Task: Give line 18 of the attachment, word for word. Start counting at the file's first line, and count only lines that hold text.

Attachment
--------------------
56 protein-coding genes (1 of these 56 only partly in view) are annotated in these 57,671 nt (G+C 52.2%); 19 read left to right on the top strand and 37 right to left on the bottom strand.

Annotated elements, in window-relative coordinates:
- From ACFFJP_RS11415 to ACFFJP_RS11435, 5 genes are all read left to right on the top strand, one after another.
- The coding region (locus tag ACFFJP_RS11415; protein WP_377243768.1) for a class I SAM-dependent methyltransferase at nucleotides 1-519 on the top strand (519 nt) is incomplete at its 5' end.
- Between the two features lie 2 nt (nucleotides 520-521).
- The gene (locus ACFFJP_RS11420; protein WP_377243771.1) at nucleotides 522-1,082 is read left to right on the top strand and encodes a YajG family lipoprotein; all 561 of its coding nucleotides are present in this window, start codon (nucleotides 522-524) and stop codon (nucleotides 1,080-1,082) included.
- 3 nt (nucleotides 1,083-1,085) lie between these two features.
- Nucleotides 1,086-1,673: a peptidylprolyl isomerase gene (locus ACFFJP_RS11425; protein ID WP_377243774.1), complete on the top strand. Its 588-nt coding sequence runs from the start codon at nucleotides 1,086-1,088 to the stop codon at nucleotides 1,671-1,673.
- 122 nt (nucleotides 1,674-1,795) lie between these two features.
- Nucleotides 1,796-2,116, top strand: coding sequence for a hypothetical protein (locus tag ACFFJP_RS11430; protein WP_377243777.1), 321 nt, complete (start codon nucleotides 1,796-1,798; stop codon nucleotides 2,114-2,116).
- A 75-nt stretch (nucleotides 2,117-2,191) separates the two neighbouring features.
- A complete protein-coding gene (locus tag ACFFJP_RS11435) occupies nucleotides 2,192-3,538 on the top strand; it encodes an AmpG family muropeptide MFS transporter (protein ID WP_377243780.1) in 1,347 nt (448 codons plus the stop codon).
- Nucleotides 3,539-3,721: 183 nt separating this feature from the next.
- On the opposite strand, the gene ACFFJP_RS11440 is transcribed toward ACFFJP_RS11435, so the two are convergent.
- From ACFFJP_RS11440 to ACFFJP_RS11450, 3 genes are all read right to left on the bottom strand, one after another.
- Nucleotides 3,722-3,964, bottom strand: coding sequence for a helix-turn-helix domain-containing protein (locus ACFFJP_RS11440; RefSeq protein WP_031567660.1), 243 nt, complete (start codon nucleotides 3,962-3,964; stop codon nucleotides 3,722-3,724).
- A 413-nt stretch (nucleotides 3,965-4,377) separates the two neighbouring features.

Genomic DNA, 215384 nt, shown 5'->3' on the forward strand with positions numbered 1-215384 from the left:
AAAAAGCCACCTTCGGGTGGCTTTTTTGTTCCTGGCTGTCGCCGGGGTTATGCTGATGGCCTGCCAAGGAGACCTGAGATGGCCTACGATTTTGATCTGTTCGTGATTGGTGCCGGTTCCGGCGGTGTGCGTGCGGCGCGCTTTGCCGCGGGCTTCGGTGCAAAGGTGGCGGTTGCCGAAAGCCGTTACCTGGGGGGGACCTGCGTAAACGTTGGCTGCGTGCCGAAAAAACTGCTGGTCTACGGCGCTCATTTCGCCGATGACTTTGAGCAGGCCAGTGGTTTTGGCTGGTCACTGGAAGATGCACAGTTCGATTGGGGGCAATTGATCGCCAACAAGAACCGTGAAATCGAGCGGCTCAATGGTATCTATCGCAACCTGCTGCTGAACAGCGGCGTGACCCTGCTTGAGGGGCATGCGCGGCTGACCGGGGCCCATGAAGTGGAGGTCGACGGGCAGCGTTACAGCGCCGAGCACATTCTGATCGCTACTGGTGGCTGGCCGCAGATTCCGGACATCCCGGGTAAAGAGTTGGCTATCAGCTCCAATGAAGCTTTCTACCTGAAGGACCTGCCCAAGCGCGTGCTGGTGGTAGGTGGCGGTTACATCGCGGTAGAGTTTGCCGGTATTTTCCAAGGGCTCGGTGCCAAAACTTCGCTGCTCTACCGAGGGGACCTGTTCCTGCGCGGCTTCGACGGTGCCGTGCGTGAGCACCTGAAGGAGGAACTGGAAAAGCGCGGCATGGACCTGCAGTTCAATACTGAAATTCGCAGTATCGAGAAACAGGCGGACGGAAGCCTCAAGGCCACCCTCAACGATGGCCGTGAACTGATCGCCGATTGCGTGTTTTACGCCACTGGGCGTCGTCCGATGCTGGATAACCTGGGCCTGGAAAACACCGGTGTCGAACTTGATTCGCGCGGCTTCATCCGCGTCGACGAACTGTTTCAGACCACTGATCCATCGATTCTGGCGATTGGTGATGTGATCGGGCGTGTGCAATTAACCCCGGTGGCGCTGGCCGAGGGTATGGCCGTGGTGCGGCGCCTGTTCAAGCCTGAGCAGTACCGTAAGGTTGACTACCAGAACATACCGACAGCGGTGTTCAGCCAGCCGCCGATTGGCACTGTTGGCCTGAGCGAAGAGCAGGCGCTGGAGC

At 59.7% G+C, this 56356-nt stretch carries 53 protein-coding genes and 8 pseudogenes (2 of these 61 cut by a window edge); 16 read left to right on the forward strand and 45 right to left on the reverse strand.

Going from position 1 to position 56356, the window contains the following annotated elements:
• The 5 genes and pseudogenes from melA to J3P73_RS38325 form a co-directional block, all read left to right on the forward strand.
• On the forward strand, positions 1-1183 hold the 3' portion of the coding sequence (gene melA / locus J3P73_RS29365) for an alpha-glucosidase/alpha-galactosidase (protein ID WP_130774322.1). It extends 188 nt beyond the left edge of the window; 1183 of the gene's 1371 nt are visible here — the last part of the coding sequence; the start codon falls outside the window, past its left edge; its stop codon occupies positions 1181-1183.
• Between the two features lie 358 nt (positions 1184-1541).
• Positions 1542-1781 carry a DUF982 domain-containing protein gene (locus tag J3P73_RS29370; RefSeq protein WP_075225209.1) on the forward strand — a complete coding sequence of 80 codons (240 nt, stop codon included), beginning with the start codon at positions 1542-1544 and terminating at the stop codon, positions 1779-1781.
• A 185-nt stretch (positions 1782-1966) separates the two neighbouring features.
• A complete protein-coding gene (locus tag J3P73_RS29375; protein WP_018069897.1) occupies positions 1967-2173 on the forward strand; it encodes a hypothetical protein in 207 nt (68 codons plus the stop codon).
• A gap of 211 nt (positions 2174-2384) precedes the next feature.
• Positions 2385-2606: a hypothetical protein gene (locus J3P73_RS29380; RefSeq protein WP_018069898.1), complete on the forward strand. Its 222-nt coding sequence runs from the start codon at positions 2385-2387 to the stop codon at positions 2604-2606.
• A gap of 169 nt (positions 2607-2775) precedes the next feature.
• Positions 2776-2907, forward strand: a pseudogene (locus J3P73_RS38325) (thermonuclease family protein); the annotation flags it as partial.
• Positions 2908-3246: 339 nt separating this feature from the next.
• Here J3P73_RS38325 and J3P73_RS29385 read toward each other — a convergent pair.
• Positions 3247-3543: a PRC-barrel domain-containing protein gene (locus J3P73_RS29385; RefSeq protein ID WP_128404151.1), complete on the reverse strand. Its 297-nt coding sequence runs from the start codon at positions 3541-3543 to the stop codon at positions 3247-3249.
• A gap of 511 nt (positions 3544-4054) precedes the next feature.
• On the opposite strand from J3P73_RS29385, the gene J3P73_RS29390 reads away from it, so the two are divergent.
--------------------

Genomic DNA, 215384 nt, shown 5'->3' on the forward strand with positions numbered 1-215384 from the left: